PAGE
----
Livingston County Home and Farm
The old Livingston County Home Buildings, situated well back from the highway on Route 20A, are a unique group of three large 19th century brick structures built to house the indigent and the insane. These comprised part of a larger complex known as “The Livingston County Home and Farm,” a completely self-sufficient operation.
The Federal style east building was constructed in 1850 to house the “keeper,” the paupers, and the “lunatics.” The two three-story wings on either side of the main section were designed with an open space from the first to the third floor so that the upper two stories were visible from the first floor. A wooden structure was erected just to the rear of this building about 1863 to serve as housing for the insane when accommodations in the brick building proved inadequate. This burned in 1868, and in the same year a new two-story brick building of Italianate design (now part of the center building) was erected a short distance to the west. This contained two hallways, one for each sex, with cells on either side. In the basement were two dining rooms, a kitchen, two bathrooms, two large cisterns and two portable furnaces. In 1874, a three-story brick addition was made to the west side of this structure to provide more room for the inmates and accommodations for the warden.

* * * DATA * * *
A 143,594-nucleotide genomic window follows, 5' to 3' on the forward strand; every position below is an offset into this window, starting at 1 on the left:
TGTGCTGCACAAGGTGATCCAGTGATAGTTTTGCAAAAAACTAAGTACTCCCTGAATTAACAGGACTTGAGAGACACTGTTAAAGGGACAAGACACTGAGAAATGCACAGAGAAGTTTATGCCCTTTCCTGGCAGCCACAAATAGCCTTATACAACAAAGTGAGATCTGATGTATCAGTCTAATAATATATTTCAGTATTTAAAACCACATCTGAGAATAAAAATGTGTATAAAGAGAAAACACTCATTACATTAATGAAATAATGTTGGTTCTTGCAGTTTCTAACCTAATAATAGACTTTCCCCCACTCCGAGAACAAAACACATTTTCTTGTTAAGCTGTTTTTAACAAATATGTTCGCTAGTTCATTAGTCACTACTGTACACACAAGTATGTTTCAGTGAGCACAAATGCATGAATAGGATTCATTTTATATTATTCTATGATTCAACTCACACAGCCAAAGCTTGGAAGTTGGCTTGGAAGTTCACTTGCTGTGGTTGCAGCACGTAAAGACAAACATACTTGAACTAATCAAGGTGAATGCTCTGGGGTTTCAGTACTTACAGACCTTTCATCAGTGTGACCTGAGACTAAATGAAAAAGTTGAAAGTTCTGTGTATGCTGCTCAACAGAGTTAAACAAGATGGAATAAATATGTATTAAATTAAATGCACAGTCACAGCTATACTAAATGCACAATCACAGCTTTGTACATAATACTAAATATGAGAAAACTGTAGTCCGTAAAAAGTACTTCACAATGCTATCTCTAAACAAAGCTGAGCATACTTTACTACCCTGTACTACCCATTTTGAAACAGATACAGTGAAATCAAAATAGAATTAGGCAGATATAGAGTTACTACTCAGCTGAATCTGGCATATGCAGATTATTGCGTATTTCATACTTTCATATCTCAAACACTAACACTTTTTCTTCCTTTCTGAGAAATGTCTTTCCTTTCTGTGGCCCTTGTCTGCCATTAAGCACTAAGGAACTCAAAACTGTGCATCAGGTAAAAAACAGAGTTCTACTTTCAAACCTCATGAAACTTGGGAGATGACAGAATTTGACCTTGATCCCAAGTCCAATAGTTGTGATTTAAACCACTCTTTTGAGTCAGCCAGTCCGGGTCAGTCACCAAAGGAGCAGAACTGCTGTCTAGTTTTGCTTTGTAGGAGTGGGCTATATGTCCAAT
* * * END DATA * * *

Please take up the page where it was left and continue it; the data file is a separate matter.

The third (west) building was constructed in 1879-80 to meet the needs of the growing number of indigent insane requiring care. Also of brick, the windows are topped with recessed brick arches with stone lintels and sills. The three-story bay window on the west was added at the suggestion of William Prior Letchworth, then Commissioner of the State Board of Charities.
In 1905, after the mentally ill patients were moved to state institutions, the main, center section of the east building was remodeled on the interior to serve as a home for the Superintendent of the Poor. A wooden corridor was built to connect the center and west buildings, with men housed in one and women in the other. The exteriors of all three structures remain virtually unchanged today; rare examples of 19th century almshouse design.
When purchased, the Livingston County Home and Farm contained 151 acres. Thirty-three more were added in 1870. This was a working farm with most of the work done by the inmates. The property contained its own burial ground located several yards to the north of the main buildings. There were no markers and the location was such that the graves filled with water as soon as they were dug. To remedy this, in 1908-09 a new cemetery was located on a sloping piece of land east of the home. The graves here are marked and both burial grounds are visible today.